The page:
Vienna — Crude oil vaulted above US$65 a barrel Friday after the U.S. Department of Energy said energy costs in the United States for the upcoming winter
would be the highest in 10 years, AP reported .
Oil futures rose for a second day as more damage reports from Hurricane Katrina filtered in, with U.S. Energy Secretary Sam Bodman saying at least four refineries in the U.S. Gulf Coast would remain off-line for months.
European Union finance ministers were meeting Friday, with ways of dealing with soaring oil prices one of their main concerns. In Seoul, their counterparts in the Asia-Pacific Economic Cooperation forum said high oil prices are a risk to economic growth and called for more investment in oil production and renewable energy sources.
The International Energy Agency lowered its projected growth in oil demand this year and next _ but only in part due to Katrina, saying high prices were choking demand even before the storm hit. The Paris-based agency said daily
world oil demand would grow by 1.35 million barrels to 83.48 million barrels _ 250,000 barrels less than its previous forecast.
Light sweet crude for October on the New York Mercantile Exchange was trading at US$65.17, up 68 cents, by afternoon in Europe.
On London”s International Petroleum Exchange, October Brent futures gained 71 cents to US$63.79 a barrel. Nymex crude is more than US$5 off its all-time peak of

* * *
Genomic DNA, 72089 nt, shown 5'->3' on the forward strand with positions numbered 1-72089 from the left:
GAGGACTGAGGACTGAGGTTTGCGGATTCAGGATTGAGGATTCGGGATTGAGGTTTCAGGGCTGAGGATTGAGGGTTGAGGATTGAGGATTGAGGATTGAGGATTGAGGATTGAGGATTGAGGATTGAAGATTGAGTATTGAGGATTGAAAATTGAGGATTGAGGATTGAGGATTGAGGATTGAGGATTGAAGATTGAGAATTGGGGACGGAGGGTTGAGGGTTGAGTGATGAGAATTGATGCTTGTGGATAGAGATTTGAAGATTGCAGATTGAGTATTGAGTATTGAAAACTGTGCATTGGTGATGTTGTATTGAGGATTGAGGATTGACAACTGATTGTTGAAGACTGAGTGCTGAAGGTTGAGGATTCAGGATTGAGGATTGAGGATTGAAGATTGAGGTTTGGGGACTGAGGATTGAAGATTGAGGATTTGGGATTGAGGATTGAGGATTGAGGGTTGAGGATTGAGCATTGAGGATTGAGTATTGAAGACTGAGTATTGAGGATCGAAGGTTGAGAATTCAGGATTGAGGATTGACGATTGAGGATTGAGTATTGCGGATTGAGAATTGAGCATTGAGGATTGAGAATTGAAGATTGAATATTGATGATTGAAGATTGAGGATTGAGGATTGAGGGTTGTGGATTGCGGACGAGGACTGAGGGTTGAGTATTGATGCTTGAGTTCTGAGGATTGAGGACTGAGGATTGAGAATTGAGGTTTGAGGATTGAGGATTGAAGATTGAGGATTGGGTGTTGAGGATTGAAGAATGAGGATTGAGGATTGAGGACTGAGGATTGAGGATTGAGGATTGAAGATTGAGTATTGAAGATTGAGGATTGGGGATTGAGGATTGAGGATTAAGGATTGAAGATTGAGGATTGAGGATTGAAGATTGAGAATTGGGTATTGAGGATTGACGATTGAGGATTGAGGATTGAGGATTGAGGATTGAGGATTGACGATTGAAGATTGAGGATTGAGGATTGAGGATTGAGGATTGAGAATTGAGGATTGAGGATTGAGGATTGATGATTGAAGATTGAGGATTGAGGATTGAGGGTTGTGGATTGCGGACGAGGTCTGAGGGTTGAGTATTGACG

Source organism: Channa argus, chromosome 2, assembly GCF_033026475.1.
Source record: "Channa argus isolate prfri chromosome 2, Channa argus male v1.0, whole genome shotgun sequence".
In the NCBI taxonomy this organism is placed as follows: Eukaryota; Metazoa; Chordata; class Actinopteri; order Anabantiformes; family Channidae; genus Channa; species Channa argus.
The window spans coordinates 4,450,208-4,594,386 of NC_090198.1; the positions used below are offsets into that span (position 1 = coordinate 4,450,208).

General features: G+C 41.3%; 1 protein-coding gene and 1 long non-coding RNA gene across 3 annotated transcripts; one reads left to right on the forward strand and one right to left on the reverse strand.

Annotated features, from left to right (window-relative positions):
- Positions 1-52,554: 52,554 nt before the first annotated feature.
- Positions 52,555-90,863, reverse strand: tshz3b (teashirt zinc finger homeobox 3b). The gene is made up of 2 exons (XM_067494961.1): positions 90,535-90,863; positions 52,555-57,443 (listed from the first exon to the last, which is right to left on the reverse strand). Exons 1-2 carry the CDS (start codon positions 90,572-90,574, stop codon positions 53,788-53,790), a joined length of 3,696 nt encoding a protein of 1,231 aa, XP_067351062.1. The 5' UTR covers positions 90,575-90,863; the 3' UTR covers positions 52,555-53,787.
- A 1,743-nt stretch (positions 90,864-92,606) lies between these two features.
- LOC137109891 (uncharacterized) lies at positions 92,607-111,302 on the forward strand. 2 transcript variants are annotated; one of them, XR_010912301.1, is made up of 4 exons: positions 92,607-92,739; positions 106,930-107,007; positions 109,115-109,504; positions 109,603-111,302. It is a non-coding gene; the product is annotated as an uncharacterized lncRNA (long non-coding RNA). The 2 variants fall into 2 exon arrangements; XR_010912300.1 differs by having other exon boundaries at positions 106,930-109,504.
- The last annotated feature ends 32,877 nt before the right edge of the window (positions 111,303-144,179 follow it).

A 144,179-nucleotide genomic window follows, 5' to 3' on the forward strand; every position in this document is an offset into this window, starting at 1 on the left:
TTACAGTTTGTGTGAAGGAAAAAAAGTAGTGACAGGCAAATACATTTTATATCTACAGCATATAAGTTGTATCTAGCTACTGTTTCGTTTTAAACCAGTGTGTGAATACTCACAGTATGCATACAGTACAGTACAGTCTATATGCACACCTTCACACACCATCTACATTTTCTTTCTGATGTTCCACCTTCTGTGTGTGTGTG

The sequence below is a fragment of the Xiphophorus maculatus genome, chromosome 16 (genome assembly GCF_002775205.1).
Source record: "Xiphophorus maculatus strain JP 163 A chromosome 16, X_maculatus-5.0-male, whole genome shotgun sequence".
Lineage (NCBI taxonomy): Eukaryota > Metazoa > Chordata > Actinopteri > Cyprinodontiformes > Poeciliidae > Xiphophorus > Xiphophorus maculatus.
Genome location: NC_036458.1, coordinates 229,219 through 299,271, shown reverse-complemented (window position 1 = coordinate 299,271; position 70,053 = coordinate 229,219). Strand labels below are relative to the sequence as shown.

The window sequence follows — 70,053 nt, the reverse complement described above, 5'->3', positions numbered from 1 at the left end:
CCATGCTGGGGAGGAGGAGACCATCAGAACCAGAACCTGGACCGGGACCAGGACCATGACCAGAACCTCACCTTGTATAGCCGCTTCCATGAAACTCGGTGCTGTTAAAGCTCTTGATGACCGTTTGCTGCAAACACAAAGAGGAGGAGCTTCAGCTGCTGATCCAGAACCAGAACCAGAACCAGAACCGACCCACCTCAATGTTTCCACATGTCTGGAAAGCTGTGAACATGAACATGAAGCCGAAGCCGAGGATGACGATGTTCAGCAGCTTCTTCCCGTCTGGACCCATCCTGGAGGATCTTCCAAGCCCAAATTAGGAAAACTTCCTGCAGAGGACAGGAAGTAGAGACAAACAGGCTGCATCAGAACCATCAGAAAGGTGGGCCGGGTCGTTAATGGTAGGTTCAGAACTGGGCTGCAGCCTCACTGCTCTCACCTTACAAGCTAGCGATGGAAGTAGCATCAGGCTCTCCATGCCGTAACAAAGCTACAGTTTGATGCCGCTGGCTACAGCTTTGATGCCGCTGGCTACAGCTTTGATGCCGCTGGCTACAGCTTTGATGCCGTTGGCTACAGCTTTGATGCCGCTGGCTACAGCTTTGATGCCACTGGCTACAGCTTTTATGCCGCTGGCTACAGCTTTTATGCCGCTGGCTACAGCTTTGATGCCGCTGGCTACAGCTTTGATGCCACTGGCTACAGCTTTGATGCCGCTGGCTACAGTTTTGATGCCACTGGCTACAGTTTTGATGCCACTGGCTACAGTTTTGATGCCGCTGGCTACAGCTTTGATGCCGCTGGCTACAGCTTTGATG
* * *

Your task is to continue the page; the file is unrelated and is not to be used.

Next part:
US$70.85 a barrel hit Aug. 30, but is still almost 50 percent higher than a year ago.
Gasoline rose by nearly a cent to US$2.0430 a gallon (3.8 liters). Heating oil moved up by nearly two cents to US$1.9390 a gallon, while natural gas rose nearly 6 cents
to US$11.355 per 1,000 cubic feet.
Vienna”s PVM Oil Associates forecast continuing demand for heating oil _ in part as a substitute for natural gas caused by Katrina”s destruction.
«A high portion of natural gas production has not fully returned to normal levels, leading prices for natural gas relatively high, » said PVM”s Energy Market Report, adding that _ comparatively _ «fuel-oil rich (crude) grades supplies by OPEC countries are rather cheap at the moment. »
The U.S. Energy Department said Thursday that crude oil inventories fell 6.4 million barrels in the week ending Sept. 2. At 315 million barrels, crude inventories are still 13 percent above year-ago levels.